”I’m KIIIIING of the FOOOOOOREST,” belted out the bigger one, stomping away and the other one followed yelling, “Okay so I’m the prince of the forest” and they became smothered by trees. Their voices continued on towards the creek and I followed close behind using their uncontrolled bleating as a guide for distance. They shouted about ruling the forest and being kings of it, or a king and a prince: at this they argued as they continued for the smaller seemed to think that he would be king one day due to being a prince and the other argued “Once a king, always a king.” When their voices went silent all at once I froze, uncertain, and then fell to my belly in order to crawl closer out of sight. As I approached them they were staring at the ground.
”Gotta tell mom!” the smaller one was yelling as the larger held him with both hands at the arms, suddenly in the role of father. The little one just couldn’t stop shaking: his voice warbled and his hands were grasping at his brothers’ shirt, smearing mud all over it.
”Jus’ stop, jus’ stop. Mom can’t do anything about it okay it’s dead. It’s just a dead dog.”
”But its HEAD.”
”Hey man hey. Look, hey. Jus’ wanna look at it, jus’ stop okay? Don’t piddle, bitch.”
”I’m not a piddle bitch,” the little one pouted a bit, the insult actually stabilizing his panic, before glancing again at the creek and stumbling back shocked anew. His nose ran with snot which he wiped across his arm and he warbled out,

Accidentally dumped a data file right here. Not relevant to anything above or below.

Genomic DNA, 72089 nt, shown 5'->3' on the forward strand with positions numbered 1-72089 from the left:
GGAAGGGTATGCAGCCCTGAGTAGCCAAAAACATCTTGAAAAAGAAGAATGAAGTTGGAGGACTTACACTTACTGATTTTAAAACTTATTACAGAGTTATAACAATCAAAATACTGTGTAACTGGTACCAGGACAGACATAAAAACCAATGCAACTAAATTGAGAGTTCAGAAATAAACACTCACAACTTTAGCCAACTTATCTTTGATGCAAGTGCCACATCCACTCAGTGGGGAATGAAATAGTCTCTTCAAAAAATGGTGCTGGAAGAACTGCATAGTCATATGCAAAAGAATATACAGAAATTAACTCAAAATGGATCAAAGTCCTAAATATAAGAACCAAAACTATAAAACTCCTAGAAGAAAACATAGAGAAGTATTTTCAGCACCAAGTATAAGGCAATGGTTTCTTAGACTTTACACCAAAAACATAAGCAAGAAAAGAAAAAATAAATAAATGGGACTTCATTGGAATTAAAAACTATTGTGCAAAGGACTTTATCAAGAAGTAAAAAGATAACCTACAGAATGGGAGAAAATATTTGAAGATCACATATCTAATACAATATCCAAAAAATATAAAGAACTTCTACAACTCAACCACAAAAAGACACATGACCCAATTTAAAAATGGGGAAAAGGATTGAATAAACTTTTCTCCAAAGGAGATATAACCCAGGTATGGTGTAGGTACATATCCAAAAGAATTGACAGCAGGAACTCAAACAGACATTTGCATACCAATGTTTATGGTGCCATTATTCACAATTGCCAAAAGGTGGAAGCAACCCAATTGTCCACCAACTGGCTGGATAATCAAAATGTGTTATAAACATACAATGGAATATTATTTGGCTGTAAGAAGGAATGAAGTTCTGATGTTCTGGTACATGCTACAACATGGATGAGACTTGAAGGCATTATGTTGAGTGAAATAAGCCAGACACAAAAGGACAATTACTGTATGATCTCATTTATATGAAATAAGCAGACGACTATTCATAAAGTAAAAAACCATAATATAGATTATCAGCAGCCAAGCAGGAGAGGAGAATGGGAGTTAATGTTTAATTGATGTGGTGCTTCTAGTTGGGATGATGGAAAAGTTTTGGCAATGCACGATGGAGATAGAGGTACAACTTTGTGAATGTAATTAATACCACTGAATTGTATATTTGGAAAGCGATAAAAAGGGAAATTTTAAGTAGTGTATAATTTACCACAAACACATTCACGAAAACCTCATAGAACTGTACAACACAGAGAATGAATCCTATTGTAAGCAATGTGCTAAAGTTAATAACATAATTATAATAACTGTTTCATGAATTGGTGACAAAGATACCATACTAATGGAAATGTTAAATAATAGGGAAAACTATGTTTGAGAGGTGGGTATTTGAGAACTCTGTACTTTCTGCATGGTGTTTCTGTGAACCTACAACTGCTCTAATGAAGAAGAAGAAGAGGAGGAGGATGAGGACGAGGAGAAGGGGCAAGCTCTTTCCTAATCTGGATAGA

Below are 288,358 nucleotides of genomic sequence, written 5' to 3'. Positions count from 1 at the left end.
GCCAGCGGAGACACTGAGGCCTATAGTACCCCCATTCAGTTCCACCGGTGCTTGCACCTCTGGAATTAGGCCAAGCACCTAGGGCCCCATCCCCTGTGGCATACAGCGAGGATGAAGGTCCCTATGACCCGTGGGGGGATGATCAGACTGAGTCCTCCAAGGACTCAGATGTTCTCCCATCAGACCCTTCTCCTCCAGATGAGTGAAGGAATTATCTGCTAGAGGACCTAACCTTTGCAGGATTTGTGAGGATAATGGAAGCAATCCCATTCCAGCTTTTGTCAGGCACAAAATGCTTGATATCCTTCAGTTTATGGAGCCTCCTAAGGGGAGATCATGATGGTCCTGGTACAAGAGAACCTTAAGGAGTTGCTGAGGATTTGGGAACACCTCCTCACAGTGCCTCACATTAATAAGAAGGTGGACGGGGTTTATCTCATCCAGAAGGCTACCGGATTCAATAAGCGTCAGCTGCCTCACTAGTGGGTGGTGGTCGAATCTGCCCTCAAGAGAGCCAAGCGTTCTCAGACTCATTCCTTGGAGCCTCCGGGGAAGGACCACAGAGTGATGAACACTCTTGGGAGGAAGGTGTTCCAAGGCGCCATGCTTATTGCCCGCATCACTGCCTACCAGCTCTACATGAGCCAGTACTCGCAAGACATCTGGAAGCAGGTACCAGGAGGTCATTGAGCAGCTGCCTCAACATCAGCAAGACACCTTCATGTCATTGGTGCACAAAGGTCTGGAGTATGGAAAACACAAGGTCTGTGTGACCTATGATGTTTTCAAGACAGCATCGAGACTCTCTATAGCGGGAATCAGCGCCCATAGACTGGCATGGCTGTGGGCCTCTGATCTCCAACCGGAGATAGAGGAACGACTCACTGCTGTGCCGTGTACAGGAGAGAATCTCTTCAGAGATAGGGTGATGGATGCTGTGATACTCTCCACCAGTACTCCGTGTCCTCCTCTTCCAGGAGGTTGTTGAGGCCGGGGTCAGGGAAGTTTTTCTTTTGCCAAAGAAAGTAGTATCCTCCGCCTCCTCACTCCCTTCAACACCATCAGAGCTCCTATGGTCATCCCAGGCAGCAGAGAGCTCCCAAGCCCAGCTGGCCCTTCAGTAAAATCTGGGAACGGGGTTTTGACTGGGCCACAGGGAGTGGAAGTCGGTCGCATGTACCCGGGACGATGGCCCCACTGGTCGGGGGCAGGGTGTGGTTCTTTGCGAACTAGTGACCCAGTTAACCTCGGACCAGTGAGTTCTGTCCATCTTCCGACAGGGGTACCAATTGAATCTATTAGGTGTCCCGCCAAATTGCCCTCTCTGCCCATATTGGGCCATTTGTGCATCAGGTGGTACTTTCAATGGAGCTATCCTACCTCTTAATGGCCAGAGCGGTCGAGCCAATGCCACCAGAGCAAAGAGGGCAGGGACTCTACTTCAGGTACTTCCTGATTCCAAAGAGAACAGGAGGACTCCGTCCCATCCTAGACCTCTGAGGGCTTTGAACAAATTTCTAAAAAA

”It’s not gonna go to heaven ‘less we get mom to get dad’ta bury it.”
”Shut it up. Dogs don’t go to heaven, ‘member?”
”Yes they do! They do! I don’t care what you think! I don’t care what dad said! We gotta bury it!”
The tall one moved from staring at the dog back to his brother in the mud, kneeling down to take him by both shoulders.
”It’s like cats, like mouses, like birds, like uncle’s iguana, okay? It’s okay. Dogs don’t go to heaven.”
”Yes they DO!” screamed the little one, starting to cry.
”No they don’t!”
”He’s right,” I said, crawling to my feet, “Dogs don’t have souls. It’s all right, he’s just a simple beast.”
I stood before them without my makeup and in full daylight covered in mud and dog’s blood. As soon as their eyes fell upon me they both made a noise impossible to replicate or feign. I hated it, it was horrible and as soon as I could I began to apologize to them, comfort them, but it was difficult with my mouth full of blood and my teeth bound together with skin.
”I swear, no, this is not me, I love children, I love them, I’m sorry I’m doing this,” I said holding the boy up by one wrist as he thrashed and kicked. His brother fled from what I’m sure would be the defining memory of his natural life, that of his younger brother screaming and screaming as a man bit pieces off his arm off clear through to the bone while mumbling through the mouthfuls, “This isn’t really me, I’m not like this at all. I swear I’m not this person,” and then more things that he didn’t hear and that are lost to my memory completely.